KISLEV PARTNERS, L.P
PUBLISHED OPINION denying 14 Motion to Dismiss - Rule 12(b)(1); Status conference scheduled for 10/16/2008 at 11:00 a.m. ET.Signed by Judge Mary Ellen Coster Williams. (tb1) Amended by Opinion filed 08/13/08(lld).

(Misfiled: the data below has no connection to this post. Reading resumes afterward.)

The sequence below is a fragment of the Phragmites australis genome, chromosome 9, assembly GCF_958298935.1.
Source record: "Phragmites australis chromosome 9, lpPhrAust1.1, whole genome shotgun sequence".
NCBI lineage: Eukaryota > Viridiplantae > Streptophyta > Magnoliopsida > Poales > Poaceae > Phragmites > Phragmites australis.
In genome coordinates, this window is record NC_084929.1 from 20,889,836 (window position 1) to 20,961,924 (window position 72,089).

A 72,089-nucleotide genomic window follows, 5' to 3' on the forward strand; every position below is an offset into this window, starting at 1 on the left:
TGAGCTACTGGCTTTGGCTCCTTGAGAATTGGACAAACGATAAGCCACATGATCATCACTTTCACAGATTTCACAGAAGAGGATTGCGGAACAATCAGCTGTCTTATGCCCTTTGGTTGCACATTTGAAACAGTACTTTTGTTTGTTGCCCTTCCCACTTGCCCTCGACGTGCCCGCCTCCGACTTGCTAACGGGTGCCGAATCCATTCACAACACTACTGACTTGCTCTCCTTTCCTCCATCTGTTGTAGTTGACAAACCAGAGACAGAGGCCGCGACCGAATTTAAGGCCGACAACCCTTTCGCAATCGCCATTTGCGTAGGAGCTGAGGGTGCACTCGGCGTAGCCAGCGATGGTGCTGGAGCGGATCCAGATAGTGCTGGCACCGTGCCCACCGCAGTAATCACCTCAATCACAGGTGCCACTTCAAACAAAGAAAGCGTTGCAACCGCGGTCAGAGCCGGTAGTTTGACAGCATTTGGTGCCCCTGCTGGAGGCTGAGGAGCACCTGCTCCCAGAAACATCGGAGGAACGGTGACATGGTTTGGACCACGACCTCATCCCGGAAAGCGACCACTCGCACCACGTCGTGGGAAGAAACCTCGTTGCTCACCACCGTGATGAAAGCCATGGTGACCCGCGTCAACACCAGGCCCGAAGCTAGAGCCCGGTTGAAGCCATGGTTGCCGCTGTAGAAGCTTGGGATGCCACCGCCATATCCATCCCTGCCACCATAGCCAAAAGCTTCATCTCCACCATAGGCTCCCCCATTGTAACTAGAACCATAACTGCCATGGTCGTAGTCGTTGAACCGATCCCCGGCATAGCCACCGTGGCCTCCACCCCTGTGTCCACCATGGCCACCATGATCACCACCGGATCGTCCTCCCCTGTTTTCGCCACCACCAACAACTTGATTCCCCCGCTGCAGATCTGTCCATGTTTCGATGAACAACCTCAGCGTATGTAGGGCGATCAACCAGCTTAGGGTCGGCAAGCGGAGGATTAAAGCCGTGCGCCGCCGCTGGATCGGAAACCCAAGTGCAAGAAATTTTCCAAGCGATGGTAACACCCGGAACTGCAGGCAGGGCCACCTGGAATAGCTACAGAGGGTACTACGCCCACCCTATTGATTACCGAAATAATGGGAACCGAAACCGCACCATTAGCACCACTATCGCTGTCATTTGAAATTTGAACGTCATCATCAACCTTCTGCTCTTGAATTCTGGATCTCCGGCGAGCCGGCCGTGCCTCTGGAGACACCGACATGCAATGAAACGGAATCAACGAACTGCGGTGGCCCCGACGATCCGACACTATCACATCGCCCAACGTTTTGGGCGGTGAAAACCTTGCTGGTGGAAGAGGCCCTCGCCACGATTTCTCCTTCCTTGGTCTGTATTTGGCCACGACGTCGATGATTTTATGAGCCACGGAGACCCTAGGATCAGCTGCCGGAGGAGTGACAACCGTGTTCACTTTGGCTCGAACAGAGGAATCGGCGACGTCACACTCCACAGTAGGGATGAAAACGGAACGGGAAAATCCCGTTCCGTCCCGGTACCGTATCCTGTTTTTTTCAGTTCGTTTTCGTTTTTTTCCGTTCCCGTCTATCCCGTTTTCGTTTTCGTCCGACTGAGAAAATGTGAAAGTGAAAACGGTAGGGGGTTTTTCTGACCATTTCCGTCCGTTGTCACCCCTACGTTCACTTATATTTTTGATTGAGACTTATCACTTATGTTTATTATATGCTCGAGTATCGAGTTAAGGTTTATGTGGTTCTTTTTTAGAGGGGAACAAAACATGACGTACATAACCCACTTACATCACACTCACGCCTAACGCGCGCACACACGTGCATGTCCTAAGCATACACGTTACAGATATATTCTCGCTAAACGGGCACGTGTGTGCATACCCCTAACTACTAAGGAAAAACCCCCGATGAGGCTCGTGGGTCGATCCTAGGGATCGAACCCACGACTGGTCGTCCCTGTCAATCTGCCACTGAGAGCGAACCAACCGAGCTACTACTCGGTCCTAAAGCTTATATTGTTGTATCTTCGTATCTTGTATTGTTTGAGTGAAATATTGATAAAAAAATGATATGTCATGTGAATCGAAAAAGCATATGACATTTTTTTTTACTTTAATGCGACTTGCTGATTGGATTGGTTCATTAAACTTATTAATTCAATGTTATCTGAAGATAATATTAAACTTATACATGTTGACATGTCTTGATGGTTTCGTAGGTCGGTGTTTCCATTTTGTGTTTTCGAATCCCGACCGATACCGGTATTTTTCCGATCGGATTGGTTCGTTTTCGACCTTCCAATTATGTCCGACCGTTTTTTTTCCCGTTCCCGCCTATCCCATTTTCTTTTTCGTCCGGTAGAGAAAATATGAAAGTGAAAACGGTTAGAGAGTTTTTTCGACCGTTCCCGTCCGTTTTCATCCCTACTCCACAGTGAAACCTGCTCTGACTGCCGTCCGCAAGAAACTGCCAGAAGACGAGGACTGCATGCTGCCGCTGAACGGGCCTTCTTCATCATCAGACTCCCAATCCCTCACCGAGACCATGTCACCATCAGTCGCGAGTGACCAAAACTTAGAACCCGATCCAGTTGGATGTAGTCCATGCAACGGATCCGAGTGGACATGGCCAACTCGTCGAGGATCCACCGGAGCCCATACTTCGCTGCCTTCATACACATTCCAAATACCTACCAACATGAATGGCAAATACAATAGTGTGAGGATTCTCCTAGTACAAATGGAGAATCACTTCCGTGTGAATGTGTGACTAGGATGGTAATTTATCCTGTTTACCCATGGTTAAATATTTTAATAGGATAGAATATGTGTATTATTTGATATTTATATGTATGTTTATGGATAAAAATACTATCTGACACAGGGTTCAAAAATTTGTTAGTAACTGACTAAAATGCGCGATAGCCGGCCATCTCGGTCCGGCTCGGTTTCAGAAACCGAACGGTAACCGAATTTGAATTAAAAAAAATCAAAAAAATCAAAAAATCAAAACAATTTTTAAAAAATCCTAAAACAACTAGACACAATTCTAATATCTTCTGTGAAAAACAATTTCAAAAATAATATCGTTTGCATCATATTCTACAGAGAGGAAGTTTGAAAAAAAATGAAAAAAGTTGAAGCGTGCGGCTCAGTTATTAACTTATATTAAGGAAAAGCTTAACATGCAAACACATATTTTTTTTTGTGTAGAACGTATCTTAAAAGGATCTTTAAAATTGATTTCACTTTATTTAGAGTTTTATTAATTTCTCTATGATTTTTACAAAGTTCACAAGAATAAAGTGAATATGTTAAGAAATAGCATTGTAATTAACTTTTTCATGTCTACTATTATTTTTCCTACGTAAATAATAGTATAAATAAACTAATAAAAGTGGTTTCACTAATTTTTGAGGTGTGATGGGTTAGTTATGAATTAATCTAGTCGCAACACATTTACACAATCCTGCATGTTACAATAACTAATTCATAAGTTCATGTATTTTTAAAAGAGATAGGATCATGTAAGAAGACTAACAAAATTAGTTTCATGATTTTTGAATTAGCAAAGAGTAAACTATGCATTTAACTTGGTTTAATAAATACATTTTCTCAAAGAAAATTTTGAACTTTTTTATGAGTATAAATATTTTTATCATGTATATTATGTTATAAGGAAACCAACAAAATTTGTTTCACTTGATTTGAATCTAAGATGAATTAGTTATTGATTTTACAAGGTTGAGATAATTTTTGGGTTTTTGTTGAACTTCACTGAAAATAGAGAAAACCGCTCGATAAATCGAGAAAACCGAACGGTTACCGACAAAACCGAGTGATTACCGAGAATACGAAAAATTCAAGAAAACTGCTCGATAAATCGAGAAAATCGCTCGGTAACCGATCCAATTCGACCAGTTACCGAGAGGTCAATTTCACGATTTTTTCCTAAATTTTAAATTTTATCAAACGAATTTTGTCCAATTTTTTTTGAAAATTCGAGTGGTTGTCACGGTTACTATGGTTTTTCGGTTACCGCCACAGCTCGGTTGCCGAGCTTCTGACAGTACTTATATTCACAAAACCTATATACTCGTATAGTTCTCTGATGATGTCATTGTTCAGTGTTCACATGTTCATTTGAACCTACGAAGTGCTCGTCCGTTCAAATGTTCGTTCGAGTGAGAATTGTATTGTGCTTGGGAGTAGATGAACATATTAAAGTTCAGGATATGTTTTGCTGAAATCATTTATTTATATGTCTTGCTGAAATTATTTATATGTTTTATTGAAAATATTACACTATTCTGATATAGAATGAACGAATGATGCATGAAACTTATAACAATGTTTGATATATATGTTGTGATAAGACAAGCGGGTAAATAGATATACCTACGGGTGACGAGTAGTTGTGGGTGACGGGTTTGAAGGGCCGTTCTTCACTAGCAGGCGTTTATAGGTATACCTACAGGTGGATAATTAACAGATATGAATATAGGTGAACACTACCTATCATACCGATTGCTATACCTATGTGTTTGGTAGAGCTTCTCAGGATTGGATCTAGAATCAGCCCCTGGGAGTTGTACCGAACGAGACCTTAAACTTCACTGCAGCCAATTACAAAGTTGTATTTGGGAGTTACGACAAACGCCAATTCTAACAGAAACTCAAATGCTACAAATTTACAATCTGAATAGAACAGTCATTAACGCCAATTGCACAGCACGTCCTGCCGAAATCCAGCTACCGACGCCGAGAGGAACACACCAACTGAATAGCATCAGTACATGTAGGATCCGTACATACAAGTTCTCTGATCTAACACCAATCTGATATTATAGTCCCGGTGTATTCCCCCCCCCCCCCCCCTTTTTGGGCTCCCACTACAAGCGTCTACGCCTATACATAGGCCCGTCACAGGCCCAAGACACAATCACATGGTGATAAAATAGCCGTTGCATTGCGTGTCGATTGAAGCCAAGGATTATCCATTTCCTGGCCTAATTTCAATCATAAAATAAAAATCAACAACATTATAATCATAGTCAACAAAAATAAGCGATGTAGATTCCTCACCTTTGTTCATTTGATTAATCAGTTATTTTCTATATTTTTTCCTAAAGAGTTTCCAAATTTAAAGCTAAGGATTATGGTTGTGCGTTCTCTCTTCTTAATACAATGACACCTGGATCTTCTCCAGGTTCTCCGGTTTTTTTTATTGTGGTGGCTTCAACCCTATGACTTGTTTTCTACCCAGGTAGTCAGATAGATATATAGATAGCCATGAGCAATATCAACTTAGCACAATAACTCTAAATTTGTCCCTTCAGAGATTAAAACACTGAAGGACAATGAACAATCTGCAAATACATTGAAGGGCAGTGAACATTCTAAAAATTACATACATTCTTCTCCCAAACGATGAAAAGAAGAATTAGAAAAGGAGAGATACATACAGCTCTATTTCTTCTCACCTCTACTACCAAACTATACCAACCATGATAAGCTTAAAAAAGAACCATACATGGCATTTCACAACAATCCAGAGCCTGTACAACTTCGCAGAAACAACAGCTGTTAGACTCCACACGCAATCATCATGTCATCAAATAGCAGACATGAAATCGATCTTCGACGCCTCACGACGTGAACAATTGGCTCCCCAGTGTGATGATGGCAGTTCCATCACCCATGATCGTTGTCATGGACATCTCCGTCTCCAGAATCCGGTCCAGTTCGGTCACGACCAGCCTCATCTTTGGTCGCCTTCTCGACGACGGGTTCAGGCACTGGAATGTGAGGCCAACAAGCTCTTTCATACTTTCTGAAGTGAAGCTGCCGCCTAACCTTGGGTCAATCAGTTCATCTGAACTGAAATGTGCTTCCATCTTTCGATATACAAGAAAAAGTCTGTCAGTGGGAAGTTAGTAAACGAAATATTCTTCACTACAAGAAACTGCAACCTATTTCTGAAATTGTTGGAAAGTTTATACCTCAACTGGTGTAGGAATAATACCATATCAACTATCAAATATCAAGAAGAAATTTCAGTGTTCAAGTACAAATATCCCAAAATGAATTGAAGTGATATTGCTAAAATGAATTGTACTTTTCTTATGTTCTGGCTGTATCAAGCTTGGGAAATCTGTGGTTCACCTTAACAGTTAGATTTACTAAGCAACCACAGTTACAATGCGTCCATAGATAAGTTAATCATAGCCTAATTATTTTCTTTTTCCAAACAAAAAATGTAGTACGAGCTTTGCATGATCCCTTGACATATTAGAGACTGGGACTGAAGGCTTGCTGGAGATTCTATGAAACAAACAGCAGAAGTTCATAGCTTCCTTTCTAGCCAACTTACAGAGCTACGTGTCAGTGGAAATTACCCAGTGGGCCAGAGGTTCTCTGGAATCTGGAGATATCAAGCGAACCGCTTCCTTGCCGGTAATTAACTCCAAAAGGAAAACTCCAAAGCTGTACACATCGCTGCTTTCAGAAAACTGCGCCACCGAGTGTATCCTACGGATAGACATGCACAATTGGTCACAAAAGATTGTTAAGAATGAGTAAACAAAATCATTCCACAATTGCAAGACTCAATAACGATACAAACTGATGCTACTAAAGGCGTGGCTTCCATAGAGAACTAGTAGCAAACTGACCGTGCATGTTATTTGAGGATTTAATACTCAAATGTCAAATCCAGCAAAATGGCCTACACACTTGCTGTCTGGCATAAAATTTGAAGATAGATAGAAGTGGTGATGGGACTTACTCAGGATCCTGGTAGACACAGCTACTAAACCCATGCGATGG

KISLEV PARTNERS, L.P Doc. 25 In the United States Court of Federal Claims No. 07-625T (Filed August 5, 2008) ************************* * KISLEV PARTNERS, L.P., by and * through NESIM BAHAR, a Partner * Other than the Tax Matters Partner, * * Plaintiff, * * v. * * THE UNITED STATES, * * Defendant. * * *********************** * Jurisdiction; Tax Equity and Fiscal Responsibility Act of 1982; Notice of Final Partnership Administrative Adjustment; 26 U.S.C. § 6226(e)(1); Statutory Interpretation; 1 U.S.C. § 1; Amount of Requisite Deposit; Good Faith Effort to Comply; Timing for Correction of Shortfall in Deposit. N. Jerold Cohen, Sutherland, Asbill & Brennan, LLP, Atlanta, Georgia, for Plaintiff. Lewis S. Wiener, Amanda F. Wilson, and Avi Stadler, Sutherland, Asbill & Brennan, LLP, Of Counsel. David R. House, U. S. Department of Justice, Tax Division, Court of Federal Claims Section, Washington, D.C., for Defendant. Nathan J. Hochman, David Gustafson, Steven I. Frahm, and Joseph B. Syverson, U.S. Department of Justice, Tax Division, Of Counsel. ______________________________________________________________________________ OPINION AND ORDER DENYING DEFENDANT'S MOTION TO DISMISS ______________________________________________________________________________ WILLIAMS, Judge. Plaintiff, Kislev Partners, L.P. ("Kislev"), by and through its indirect partner Nesim Bahar, challenges a Notice of Final Partnership Administrative Adjustment ("FPAA") for the 2002 tax year, pursuant to section 6226 of the Tax Equity and Fiscal Responsibility Act of 1982 ("TEFRA").1 On its 2002 tax filings, Kislev -- a limited partnership and real estate developer in New York City -- Unless indicated otherwise, all short form citations to the U.S. Code refer to Title 26 as codified in 2000. 1 1 Dockets.Justia.com claimed an ordinary loss of approximately $140 million. This loss was attributable to the conversion of approximately 1.3 million euros (with a purported built-in loss) into U.S. dollars following Kislev's redemption of an interest in a foreign business entity. The IRS disallowed the $140 million loss finding that the transaction constituted an abusive tax shelter known as a distressed asset/debt transaction (DAD) and that the transaction and the partnership were shams, lacked economic substance, and were undertaken for the purpose of tax avoidance. This matter comes before the Court on Defendant's motion to dismiss this action for lack of subject-matter jurisdiction, pursuant to Rule 12(b)(1) of the Rules of the Court of Federal Claims. In seeking dismissal, Defendant argues that Plaintiff failed to make a sufficient deposit to bring an action in this Court. Section 6226(e)(1) requires a deposit in the amount by which the petitioning partner's tax liability would be increased if his individual returns were made consistent with the FPAA. In attempting to satisfy this statutory requirement, Plaintiff made a deposit of $9,500, arguing that section 6226(e)(1) requires Mr. Bahar to deposit only his increased tax liability for the 2002 tax year.2 However, Mr. Bahar's increased tax liability reflected in the FPAA spans three additional years -- 2003 through 2005 -- because he carried forward deferred losses. Defendant calculates the required deposit to be $2,905,046, exclusive of penalties and interest, based upon the tax liability for these three outlying years. Because the statute requires a deposit of the total tax liability and not only the liability in the year the FPAA was issued, the Court concludes that the required deposit was $2,905,046. Section 6226(e)(1) authorizes the Court to deem the jurisdictional deposit requirements to have been satisfied where there has been a good faith attempt to satisfy such requirements and any shortfall is timely corrected. Because Plaintiff's calculation was based upon a reasonable, albeit erroneous, interpretation of law, the Court denies Defendant's motion to dismiss and grants Plaintiff leave to correct the shortfall in its deposit within 60 days. Background3 Kislev was acquired on October 31, 2002, by three limited liability companies -- Bahar-USA Developments, LLC, Sen-Kis, LLC, and Games, LLC -- and one individual, Izak Senbahar. Compl. ¶ 16. Mr. Bahar, as the owner of Bahar-USA Developments and a partner other than the tax matters partner, filed this action. Id. ¶ 2. The primary assets of Kislev at the time of acquisition were a real estate contract for rental property in New York City and euros with a fair market value of approximately $1.3 million and a purported built-in loss of approximately $140 million. Id. ¶¶ 17, 22-25. The euros derived from an investment in a foreign entity that operated duty-free stores and other airport businesses -- which allegedly experienced significant losses as a result of the Mr. Bahar's tax liability for 2002 is zero, but he deposited $9,500 "out of an abundance of caution." This background is derived from Plaintiff's Complaint and documents supporting the parties' motion papers. 2 3 2 establishment of the European Union. Id. ¶ 22. On or after December 12, 2002, Kislev converted the euros to dollars, claiming a basis of $142,016,024. Id. ¶ 24. On its 2002 tax return, Kislev claimed an ordinary loss of $140,636,109 on this conversion, relying upon the advice of both a national law firm and a tax advisor. Id. ¶¶ 25-26. Kislev attempted to defer most of these losses, reporting a loss of $6,551,884 on its 2002 Schedule K while reporting a "deferred [loss] due to basis limit" in the amount of $134,084,225 on its Form 1065, which it included in its capital accounts. Compl. Ex. A; Kusmirek Decl. ¶ 4. Mr. Bahar subsequently filed Form 1040 individual returns for the years 2002 through 2005 in which he carried forward his share of Kislev's 2002 partnership losses. Def.'s Exs. 3-6. For 2002, Mr. Bahar claimed a section 988 loss of $655,188. Def.'s Ex. 3 at 13. For 2003, Mr. Bahar claimed a section 988 loss of $4,165,409 and a net operating loss carryover of $571,738. Def.'s Ex. 4 at 16. For 2004, Mr. Bahar claimed a section 988 loss of $460,108 and a net operating loss carryover of $571,738. Def.'s Ex. 5 at 14. For 2005, Mr. Bahar reported a section 988 loss of $3,276,681 and a net operating loss carryover of $1,607,404. Def.'s Ex. 6 at 1, 9. These claimed losses substantially reduced Mr. Bahar's taxable income for those years. On March 28, 2007, the IRS issued an FPAA adjusting Kislev's partnership items for the 2002 tax year. Compl. Ex. B. The FPAA disallowed the deferred loss of $134,084,225 and the claimed loss of $6,551,884 on Kislev's 2002 returns, finding that Kislev had not established any basis in these distressed assets. Compl. Ex. B; Kusmirek Decl. ¶ 6. In addition, the FPAA imposed accuracy-related penalties for gross valuation misstatement, negligence, substantial understatement of tax, and substantial valuation misstatement. Compl. Ex. B. Plaintiff filed the instant action by and through Mr. Bahar, an indirect partner as the owner of Bahar-USA Developments, on August 22, 2007, pursuant to section 6226 of TEFRA.4 Discussion Motion To Dismiss Standard When deciding a motion to dismiss for lack of subject matter jurisdiction under RCFC 12(b)(1), the Court assumes all factual allegations to be true and construes "all reasonable inferences in plaintiff's favor." Hall v. United States, 74 Fed. Cl. 391, 393 (2006) (quoting Henke v. United States, 60 F.3d 795, 797 (Fed. Cir. 1995)). Plaintiff must establish subject-matter jurisdiction by a preponderance of the evidence. McNutt v. General Motors Acceptance Corp., 298 U.S. 178, 189 (1936); Reynolds v. Army & Air Force Exch. Serv., 846 F.2d 746, 748 (Fed. Cir. 1988). In 4 Notice partners may file a readjustment petition with the Court of Federal Claims or a district court if the tax matters partner declines to do so within 90 days of the mailing of an FPAA. Section 6226(b)(1). Indirect partners, subject to the same conditions as other partners, may file petitions for readjustment. Treas. Reg. § 301.6226(e)-1. 3 determining whether Plaintiff has met its burden, "the [c]ourt may look beyond the pleadings and `inquire into jurisdictional facts' in order to determine whether jurisdiction exists." Lechliter v. United States, 70 Fed. Cl. 536, 543 (2006) (quoting Rocovich v. United States, 933 F.2d 991, 993 (Fed. Cir. 1991)). Plaintiff's $9,500 Deposit Does Not Satisfy The Statutory Requirement This Court has "jurisdiction to hear and to render judgment upon any petition under section 6226 . . . of the Internal Revenue Code . . . ." 28 U.S.C. § 1508. Section 6226(f) gives this Court jurisdiction to determine all partnership items of the partnership for the partnership taxable year to which the notice of final partnership administrative adjustment relates, the proper allocation of such items among the partners, and the applicability of any penalty, addition to tax, or additional amount which relates to an adjustment to a partnership item. To invoke jurisdiction, however, the filing partner must provide the requisite deposit set forth in section 6226(e)(1). This statute, entitled "Jurisdictional requirement for bringing action in . . . Court of Federal Claims," provides that a partner may seek judicial review of an FPAA in the Court of Federal Claims only if the partner filing the petition deposits with the Secretary, on or before the day the petition is filed, the amount by which the tax liability of the partner would be increased if the treatment of partnership items on the partner's return were made consistent with the treatment of partnership items on the partnership return, as adjusted by the final partnership administrative adjustment. See Schumacher Trading Partners II v. United States, 72 Fed. Cl. 95, 100 (2006) ("[T]he partner filing the petition must first deposit, with the Secretary of the Treasury, the amount of the tax liability at issue if the partnership items are reconciled in accordance with the FPAA."); Transpac Drilling Venture v. United States, 26 Cl. Ct. 1245, 1249 (1992) ("In cases before the [Court of Federal Claims] or district court, § 6226(e)(1) requires that the partner filing the readjustment petition deposit with the Secretary of the Treasury the increase in the partner's liability which would occur if the partner's return were made consistent with the FPAA."). Prior to filing its complaint, Plaintiff's filing partner, Mr. Bahar, made a deposit of $9,500 for purposes of satisfying section 6226(e)(1). In calculating this figure, Mr. Bahar included only his increased tax liability for the 2002 tax year -- the year for which the FPAA was issued -- and not the other years through which he carried over losses. Nevertheless, Mr. Bahar reported the losses disallowed by the FPAA in computing his personal tax liability not only for the 2002 tax year, but also for 2003, 2004, and 2005. 4 Under section 6226(e)(1), a deposit must be made in "the amount by which the tax liability of the partner would be increased if the treatment of partnership items on the partner's return were made consistent with the treatment of partnership items on the partnership return, as adjusted by the final partnership administrative adjustment." (emphasis added). Plaintiff, emphasizing the use of the singular form, "return," argues that section 6226(e)(1) cannot be construed to require a deposit of tax liability stemming from multiple "returns," filed for more than a single year. Defendant, on the other hand, stresses that the deposit must be based on the entirety of the partner's "tax liability," citing precedent that tax liability is typically calculated on a multi-year basis. As Defendant posits, the overarching statutory requirement is that the total "tax liability" be deposited as a jurisdictional prerequisite to maintaining suit in this forum. This fundamental requirement that the partner's total "tax liability" resulting from the FPAA be deposited trumps the use of the singular form "return," which might otherwise suggest limiting the deposit to the amount reflected on a single year's return. While much of the time a partner's tax liability resulting from an FPAA may be reflected in the single "return" covering the same year as the FPAA, this -- as the instant case illustrates -- will not always be the case. Plaintiff's interpretation that it need only deposit the tax liability for the single year in which the FPAA was issued would stand the statute on its head, since the petitioning partner has incurred no tax liability for the year of the FPAA and would require no deposit in contradiction to the basic statutory premise. Cf. Coltec Industries, Inc. v. United States, 454 F.3d 1340, 1354 (Fed. Cir. 2006) (recognizing that "the economic substance doctrine is not unlike other canons of construction that are employed in circumstances where the literal terms of a statute can undermine the ultimate purpose of the statute" and quoting United States v. Native Vill. of Unalakleet, 188 Ct. Cl. 1, 411 F.2d 1255, 1258 (Ct. Cl. 1969) ("[W]e may at times construe a statute contrary to its `plain language' if a literal interpretation makes a discrimination for which no rational ground can be suggested."). Mr. Bahar's total tax liability reflected in the FPAA is not zero -- it is some $2.9 million. Mr. Bahar's election to defer his tax losses to future years and thus incur no FPAA-related tax liability for 2002, should neither dictate the amount of his deposit -reducing it to nothing -- nor undermine the primary statutory purpose of § 6226(e)(1) which equates the amount of that deposit with total tax liability. Moreover, Plaintiff's reliance on the singular form, "return," is misplaced, for "it is well established, by statute and by judicial decision, that legislative terms which are singular in form may apply to multiple subjects or objects." Norman J. Singer, Statutes and Statutory Construction § 47:34 (7th ed. 2007). Indeed, the opening section of the United States Code provides: "[i]n determining the meaning of any Act of Congress, unless the context indicates otherwise, words importing the singular include and apply to several persons, parties, or things." 1 U.S.C. § 1 (2000); see also SKF USA, Inc. v. United States, 263 F.3d 1369, 1381 (Fed. Cir. 2001) (finding pursuant to 1 U.S.C. § 1 that the phrase "a foreign like product" within a statute extended to plural foreign like products). As such, the term "return" in § 6226(e)(1) properly encompasses the plural "returns" and permits the term "tax liability" to be construed as encompassing multiple returns spanning multiple years. In holding that "tax liability" for purposes of section 6226(e)(1)'s jurisdictional deposit 5 should be calculated over multiple years, this Court follows the normal rule of statutory construction that "`identical words used in different parts of the same act are intended to have the same meaning.'" SKF USA, Inc., 263 F.3d at 1381 (quoting Gustafson v. Alloyd Co., 513 U.S. 561, 570 (1995)); see also Singer, Statutes and Statutory Construction § 47:28 (7th ed. 2007) ("Where the identical word or phrase is used more than once in the same act, there is a presumption that it has the same meaning throughout."). A reading of "tax liability" as spanning multiple years is consistent with the interpretation of this term in another TEFRA provision. Section 6231(a)(6) defines "computational adjustment" as "[t]he change in the tax liability of a partner which properly reflects the treatment under this subchapter of a partnership item." (emphasis added). As courts have recognized, tax liability for purposes of computational adjustments is properly calculated based upon years both prior and subsequent to the partnership year in dispute. Olson v. United States, 37 Fed. Cl. 727, 738 (1997), aff'd, 172 F.3d 1311, 1318 (Fed. Cir. 1999). So too, in Grapevine Imports, Ltd. v. United States, 77 Fed. Cl. 505, 513 (2007), plaintiff's entire increased tax liability derived from the year subsequent to the year for which the FPAA was issued. In the context of non-TEFRA actions as well, the Federal Circuit has recognized that tax liability is properly determined as spanning multiple years -- even when the statute of limitations bars actions on such liability for some years in question. See Barenholtz v. United States, 784 F.2d 375, 380-81 (Fed. Cir. 1986) (tax liability may include calculations based upon upward adjustments carried forward from years for which the statutory limitations period for assessments has already passed). In sum, to invoke this Court's jurisdiction under section 6226(e)(1), a partner filing a readjustment petition must deposit the full amount of the partner's increased tax liability. In calculating this amount, the filing partner must include his increased tax liability for all years in which his individual returns are affected by adjustments to partnership items in the FPAA. Mr. Bahar has failed to do so, and until this is corrected, the Court lacks jurisdiction to review Plaintiff's petition for readjustment. Plaintiff Made A Good Faith Effort To Satisfy The Jurisdictional Deposit The deficiency in Plaintiff's deposit does not warrant immediate dismissal. Section 6226(e)(1) provides temporary respite to a plaintiff who has made a good faith effort to comply with the statutory requirements: "The court may by order provide that the jurisdictional requirements of this paragraph are satisfied where there has been a good faith attempt to satisfy such requirements and any shortfall in the amount required to be deposited is timely corrected." Defendant contends that the sizeable amount of the shortfall -- a deficiency of $2,895,546 leaving almost 99.7% of the required amount yet to be paid -- is in itself indicative that Plaintiff acted in bad faith. The Court disagrees. In Maarten Investerings P'ship v. United States, 2000-1 U.S. Tax Cas. (CCH) ¶ 50,241, 83,663 (S.D.N.Y. 2000), the District Court for the Southern District of New York determined that a plaintiff whose deposit was deficient by over $18 million met the standard for a good faith attempt to satisfy section 6226(e)(1)'s jurisdictional deposit requirement. Despite the fact that the plaintiff had turned down an invitation from the government to review the amount of the deposit prior to filing its action, as well as suggestions that plaintiff's refusal to do so 6 was based on tactical maneuvering, the Maarten court found that the plaintiff's error was made in good faith. Plaintiff's petitioning partner in the present case has offered a reasonable explanation for his mistaken calculation -- he interpreted section 6226(e)(1) to require payment of the tax liability solely for the year for which the FPAA was issued. Based upon the totality of the circumstances, this Court concludes that Plaintiff's petitioning partner made a good faith attempt to satisfy the jurisdictional requirements of section 6226. Plaintiff has not challenged the mathematical calculation by which Defendant reached its proffered amount of $2,905,046. The Court therefore accepts Defendant's calculation, and subtracting Plaintiff's $9,500 deposit, computes the shortfall to be $2,895,546. Section 6226(e)(1) does not specify what constitutes a "timely" correction of a deposit shortfall. In Maarten, the District Court allowed plaintiff 60 days to correct its shortfall of over $18 million. 2000-1 U.S. Tax Cas. (CCH) ¶ 50,241 at 83,663; see also Span Hansa Mgmt v. United States, 91-1 U.S. Tax Cas. (CCH) ¶ 50,213, 87,870 (W.D. Wash. 1991) (allowing 90 days to correct a shortfall of $66,121). Considering these decisions and the entire record herein, the Court directs Plaintiff to correct the shortfall within 60 days of the date of this Opinion. Conclusion Defendant's motion to dismiss is DENIED, provided that Plaintiff's petitioning partner makes an additional deposit of $2,895,546 with the Clerk of the Court within 60 days from the date of this Opinion. The Court will conduct a telephonic status conference on October 16, 2008, at 11:00 a.m. ET. s/ Mary Ellen Coster Willams MARY ELLEN COSTER WILLIAMS Judge 7